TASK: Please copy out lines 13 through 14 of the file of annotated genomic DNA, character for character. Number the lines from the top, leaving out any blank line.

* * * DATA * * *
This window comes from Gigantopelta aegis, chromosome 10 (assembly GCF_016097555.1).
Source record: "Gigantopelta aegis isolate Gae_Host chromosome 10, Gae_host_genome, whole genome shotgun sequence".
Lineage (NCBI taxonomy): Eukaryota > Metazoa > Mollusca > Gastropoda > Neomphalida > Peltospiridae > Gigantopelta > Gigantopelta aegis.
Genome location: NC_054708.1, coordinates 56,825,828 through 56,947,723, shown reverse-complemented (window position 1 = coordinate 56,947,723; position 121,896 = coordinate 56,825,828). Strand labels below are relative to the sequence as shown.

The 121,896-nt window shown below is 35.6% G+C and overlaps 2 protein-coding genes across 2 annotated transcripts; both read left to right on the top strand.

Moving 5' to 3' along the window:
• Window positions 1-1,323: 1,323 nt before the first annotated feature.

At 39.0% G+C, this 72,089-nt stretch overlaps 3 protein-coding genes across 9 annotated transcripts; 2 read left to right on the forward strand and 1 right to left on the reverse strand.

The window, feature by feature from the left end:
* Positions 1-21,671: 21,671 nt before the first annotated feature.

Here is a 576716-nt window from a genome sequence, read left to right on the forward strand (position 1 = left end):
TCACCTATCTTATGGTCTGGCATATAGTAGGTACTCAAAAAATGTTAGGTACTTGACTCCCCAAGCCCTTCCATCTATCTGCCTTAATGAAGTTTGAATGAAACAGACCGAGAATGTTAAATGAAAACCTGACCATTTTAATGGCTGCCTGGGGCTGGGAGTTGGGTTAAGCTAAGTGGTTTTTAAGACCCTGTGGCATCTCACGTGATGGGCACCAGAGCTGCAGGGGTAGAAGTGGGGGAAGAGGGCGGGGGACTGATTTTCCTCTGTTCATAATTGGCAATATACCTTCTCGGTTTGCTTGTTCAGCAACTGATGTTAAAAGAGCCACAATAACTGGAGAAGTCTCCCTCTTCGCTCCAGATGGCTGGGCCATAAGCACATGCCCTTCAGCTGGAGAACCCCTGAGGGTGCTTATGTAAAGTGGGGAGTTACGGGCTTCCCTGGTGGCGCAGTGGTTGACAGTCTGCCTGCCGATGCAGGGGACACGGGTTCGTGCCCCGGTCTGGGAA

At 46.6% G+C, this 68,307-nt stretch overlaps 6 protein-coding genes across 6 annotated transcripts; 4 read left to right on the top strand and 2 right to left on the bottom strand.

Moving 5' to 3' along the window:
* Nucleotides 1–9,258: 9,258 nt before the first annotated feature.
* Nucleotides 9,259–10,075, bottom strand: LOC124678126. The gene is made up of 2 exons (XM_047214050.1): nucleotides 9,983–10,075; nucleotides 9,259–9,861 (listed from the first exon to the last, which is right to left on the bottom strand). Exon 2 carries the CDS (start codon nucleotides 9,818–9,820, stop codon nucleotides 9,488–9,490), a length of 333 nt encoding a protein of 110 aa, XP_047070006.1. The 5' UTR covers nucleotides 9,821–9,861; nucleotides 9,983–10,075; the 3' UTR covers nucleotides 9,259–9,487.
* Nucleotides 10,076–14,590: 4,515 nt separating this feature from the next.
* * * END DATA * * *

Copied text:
At 46.6% G+C, this 68,307-nt stretch overlaps 6 protein-coding genes across 6 annotated transcripts; 4 read left to right on the top strand and 2 right to left on the bottom strand.

Moving 5' to 3' along the window: